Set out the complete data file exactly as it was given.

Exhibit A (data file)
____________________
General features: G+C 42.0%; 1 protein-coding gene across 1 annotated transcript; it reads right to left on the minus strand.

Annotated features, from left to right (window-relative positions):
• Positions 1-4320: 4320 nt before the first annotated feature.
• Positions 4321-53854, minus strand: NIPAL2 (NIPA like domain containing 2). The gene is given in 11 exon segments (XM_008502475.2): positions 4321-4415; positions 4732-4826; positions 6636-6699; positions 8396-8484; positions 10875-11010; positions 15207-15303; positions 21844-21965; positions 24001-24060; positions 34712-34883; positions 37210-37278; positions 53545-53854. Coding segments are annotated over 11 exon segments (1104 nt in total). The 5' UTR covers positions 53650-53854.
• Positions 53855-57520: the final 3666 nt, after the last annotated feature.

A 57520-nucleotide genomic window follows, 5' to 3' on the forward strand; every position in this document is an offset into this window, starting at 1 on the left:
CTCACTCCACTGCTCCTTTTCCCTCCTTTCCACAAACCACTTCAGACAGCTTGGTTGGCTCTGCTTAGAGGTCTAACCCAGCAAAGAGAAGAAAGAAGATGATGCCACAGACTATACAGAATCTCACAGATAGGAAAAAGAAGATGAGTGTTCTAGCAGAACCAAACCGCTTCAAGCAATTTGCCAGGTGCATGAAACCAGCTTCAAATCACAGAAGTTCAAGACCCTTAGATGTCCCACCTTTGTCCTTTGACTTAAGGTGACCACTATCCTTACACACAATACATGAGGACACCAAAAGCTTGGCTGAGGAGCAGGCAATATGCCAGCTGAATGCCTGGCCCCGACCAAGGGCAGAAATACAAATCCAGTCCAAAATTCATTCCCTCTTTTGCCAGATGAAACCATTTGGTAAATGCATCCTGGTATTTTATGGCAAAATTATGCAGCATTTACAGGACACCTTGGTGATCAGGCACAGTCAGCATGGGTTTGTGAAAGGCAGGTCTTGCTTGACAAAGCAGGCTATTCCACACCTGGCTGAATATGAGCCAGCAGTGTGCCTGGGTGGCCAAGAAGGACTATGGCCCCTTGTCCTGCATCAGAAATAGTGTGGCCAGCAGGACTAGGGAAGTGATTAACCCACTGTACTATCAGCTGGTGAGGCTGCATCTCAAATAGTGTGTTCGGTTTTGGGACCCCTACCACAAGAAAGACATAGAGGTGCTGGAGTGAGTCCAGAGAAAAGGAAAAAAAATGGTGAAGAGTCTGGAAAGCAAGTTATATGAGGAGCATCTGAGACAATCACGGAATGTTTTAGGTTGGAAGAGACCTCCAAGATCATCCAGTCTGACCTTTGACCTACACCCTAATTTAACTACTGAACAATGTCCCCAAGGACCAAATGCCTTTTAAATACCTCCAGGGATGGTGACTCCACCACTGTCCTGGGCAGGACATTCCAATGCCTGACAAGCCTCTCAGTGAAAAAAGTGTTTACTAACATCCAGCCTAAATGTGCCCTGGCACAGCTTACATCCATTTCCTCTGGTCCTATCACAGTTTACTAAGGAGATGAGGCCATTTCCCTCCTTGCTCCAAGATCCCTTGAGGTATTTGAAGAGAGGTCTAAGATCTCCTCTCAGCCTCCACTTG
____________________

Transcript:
General features: G+C 42.0%; 1 protein-coding gene across 1 annotated transcript; it reads right to left on the minus strand.

Annotated features, from left to right (window-relative positions):
• Positions 1-4320: 4320 nt before the first annotated feature.
• Positions 4321-53854, minus strand: NIPAL2 (NIPA like domain containing 2). The gene is given in 11 exon segments (XM_008502475.2): positions 4321-4415; positions 4732-4826; positions 6636-6699; positions 8396-8484; positions 10875-11010; positions 15207-15303; positions 21844-21965; positions 24001-24060; positions 34712-34883; positions 37210-37278; positions 53545-53854. Coding segments are annotated over 11 exon segments (1104 nt in total). The 5' UTR covers positions 53650-53854.
• Positions 53855-57520: the final 3666 nt, after the last annotated feature.

A 57520-nucleotide genomic window follows, 5' to 3' on the forward strand; every position in this document is an offset into this window, starting at 1 on the left:
CTCACTCCACTGCTCCTTTTCCCTCCTTTCCACAAACCACTTCAGACAGCTTGGTTGGCTCTGCTTAGAGGTCTAACCCAGCAAAGAGAAGAAAGAAGATGATGCCACAGACTATACAGAATCTCACAGATAGGAAAAAGAAGATGAGTGTTCTAGCAGAACCAAACCGCTTCAAGCAATTTGCCAGGTGCATGAAACCAGCTTCAAATCACAGAAGTTCAAGACCCTTAGATGTCCCACCTTTGTCCTTTGACTTAAGGTGACCACTATCCTTACACACAATACATGAGGACACCAAAAGCTTGGCTGAGGAGCAGGCAATATGCCAGCTGAATGCCTGGCCCCGACCAAGGGCAGAAATACAAATCCAGTCCAAAATTCATTCCCTCTTTTGCCAGATGAAACCATTTGGTAAATGCATCCTGGTATTTTATGGCAAAATTATGCAGCATTTACAGGACACCTTGGTGATCAGGCACAGTCAGCATGGGTTTGTGAAAGGCAGGTCTTGCTTGACAAAGCAGGCTATTCCACACCTGGCTGAATATGAGCCAGCAGTGTGCCTGGGTGGCCAAGAAGGACTATGGCCCCTTGTCCTGCATCAGAAATAGTGTGGCCAGCAGGACTAGGGAAGTGATTAACCCACTGTACTATCAGCTGGTGAGGCTGCATCTCAAATAGTGTGTTCGGTTTTGGGACCCCTACCACAAGAAAGACATAGAGGTGCTGGAGTGAGTCCAGAGAAAAGGAAAAAAAATGGTGAAGAGTCTGGAAAGCAAGTTATATGAGGAGCATCTGAGACAATCACGGAATGTTTTAGGTTGGAAGAGACCTCCAAGATCATCCAGTCTGACCTTTGACCTACACCCTAATTTAACTACTGAACAATGTCCCCAAGGACCAAATGCCTTTTAAATACCTCCAGGGATGGTGACTCCACCACTGTCCTGGGCAGGACATTCCAATGCCTGACAAGCCTCTCAGTGAAAAAAGTGTTTACTAACATCCAGCCTAAATGTGCCCTGGCACAGCTTACATCCATTTCCTCTGGTCCTATCACAGTTTACTAAGGAGATGAGGCCATTTCCCTCCTTGCTCCAAGATCCCTTGAGGTATTTGAAGAGAGGTCTAAGATCTCCTCTCAGCCTCCACTTG